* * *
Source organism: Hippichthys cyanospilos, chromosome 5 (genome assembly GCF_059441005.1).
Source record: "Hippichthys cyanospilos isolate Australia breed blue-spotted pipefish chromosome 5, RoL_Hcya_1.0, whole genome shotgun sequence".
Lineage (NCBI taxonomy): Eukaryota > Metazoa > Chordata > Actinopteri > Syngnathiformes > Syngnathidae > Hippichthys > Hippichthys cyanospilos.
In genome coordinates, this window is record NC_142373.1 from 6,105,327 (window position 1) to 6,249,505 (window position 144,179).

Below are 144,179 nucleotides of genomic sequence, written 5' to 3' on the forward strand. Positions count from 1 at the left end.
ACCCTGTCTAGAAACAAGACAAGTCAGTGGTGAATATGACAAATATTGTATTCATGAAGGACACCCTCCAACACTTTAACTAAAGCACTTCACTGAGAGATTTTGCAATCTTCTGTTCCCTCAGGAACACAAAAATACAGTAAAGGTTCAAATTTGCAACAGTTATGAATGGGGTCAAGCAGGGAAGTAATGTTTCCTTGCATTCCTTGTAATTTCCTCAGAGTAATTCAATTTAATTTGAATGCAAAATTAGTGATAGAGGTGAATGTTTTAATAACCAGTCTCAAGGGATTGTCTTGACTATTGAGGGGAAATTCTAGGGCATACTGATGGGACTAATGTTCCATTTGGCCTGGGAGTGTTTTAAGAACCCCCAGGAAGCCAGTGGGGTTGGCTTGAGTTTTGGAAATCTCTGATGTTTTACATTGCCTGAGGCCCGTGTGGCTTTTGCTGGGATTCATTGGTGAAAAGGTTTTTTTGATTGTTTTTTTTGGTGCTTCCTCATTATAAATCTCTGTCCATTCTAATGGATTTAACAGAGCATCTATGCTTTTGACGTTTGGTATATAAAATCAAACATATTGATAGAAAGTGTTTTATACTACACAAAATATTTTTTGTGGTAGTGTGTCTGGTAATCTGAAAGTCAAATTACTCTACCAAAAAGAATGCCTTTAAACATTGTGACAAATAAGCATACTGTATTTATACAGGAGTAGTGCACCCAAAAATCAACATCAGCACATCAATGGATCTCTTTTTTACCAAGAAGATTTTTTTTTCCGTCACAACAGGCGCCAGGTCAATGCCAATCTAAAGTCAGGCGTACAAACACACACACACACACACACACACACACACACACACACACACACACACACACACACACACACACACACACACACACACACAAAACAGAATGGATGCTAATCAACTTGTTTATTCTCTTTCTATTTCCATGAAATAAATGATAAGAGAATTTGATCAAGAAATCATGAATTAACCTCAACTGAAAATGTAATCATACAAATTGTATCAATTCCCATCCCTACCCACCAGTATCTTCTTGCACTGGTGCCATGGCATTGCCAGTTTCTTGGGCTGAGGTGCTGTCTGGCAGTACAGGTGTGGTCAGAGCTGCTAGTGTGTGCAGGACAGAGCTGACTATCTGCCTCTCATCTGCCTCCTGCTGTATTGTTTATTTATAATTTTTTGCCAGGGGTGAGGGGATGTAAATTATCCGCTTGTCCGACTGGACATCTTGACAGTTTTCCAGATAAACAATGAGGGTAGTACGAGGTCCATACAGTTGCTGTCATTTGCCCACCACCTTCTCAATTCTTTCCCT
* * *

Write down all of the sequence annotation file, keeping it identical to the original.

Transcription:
Source organism: Hippichthys cyanospilos, chromosome 5 (genome assembly GCF_059441005.1).
Source record: "Hippichthys cyanospilos isolate Australia breed blue-spotted pipefish chromosome 5, RoL_Hcya_1.0, whole genome shotgun sequence".
Lineage (NCBI taxonomy): Eukaryota > Metazoa > Chordata > Actinopteri > Syngnathiformes > Syngnathidae > Hippichthys > Hippichthys cyanospilos.
In genome coordinates, this window is record NC_142373.1 from 6,105,327 (window position 1) to 6,249,505 (window position 144,179).

Below are 144,179 nucleotides of genomic sequence, written 5' to 3' on the forward strand. Positions count from 1 at the left end.
ACCCTGTCTAGAAACAAGACAAGTCAGTGGTGAATATGACAAATATTGTATTCATGAAGGACACCCTCCAACACTTTAACTAAAGCACTTCACTGAGAGATTTTGCAATCTTCTGTTCCCTCAGGAACACAAAAATACAGTAAAGGTTCAAATTTGCAACAGTTATGAATGGGGTCAAGCAGGGAAGTAATGTTTCCTTGCATTCCTTGTAATTTCCTCAGAGTAATTCAATTTAATTTGAATGCAAAATTAGTGATAGAGGTGAATGTTTTAATAACCAGTCTCAAGGGATTGTCTTGACTATTGAGGGGAAATTCTAGGGCATACTGATGGGACTAATGTTCCATTTGGCCTGGGAGTGTTTTAAGAACCCCCAGGAAGCCAGTGGGGTTGGCTTGAGTTTTGGAAATCTCTGATGTTTTACATTGCCTGAGGCCCGTGTGGCTTTTGCTGGGATTCATTGGTGAAAAGGTTTTTTTGATTGTTTTTTTTGGTGCTTCCTCATTATAAATCTCTGTCCATTCTAATGGATTTAACAGAGCATCTATGCTTTTGACGTTTGGTATATAAAATCAAACATATTGATAGAAAGTGTTTTATACTACACAAAATATTTTTTGTGGTAGTGTGTCTGGTAATCTGAAAGTCAAATTACTCTACCAAAAAGAATGCCTTTAAACATTGTGACAAATAAGCATACTGTATTTATACAGGAGTAGTGCACCCAAAAATCAACATCAGCACATCAATGGATCTCTTTTTTACCAAGAAGATTTTTTTTTCCGTCACAACAGGCGCCAGGTCAATGCCAATCTAAAGTCAGGCGTACAAACACACACACACACACACACACACACACACACACACACACACACACACACACACACACACACACACACACACACACACACAAAACAGAATGGATGCTAATCAACTTGTTTATTCTCTTTCTATTTCCATGAAATAAATGATAAGAGAATTTGATCAAGAAATCATGAATTAACCTCAACTGAAAATGTAATCATACAAATTGTATCAATTCCCATCCCTACCCACCAGTATCTTCTTGCACTGGTGCCATGGCATTGCCAGTTTCTTGGGCTGAGGTGCTGTCTGGCAGTACAGGTGTGGTCAGAGCTGCTAGTGTGTGCAGGACAGAGCTGACTATCTGCCTCTCATCTGCCTCCTGCTGTATTGTTTATTTATAATTTTTTGCCAGGGGTGAGGGGATGTAAATTATCCGCTTGTCCGACTGGACATCTTGACAGTTTTCCAGATAAACAATGAGGGTAGTACGAGGTCCATACAGTTGCTGTCATTTGCCCACCACCTTCTCAATTCTTTCCCT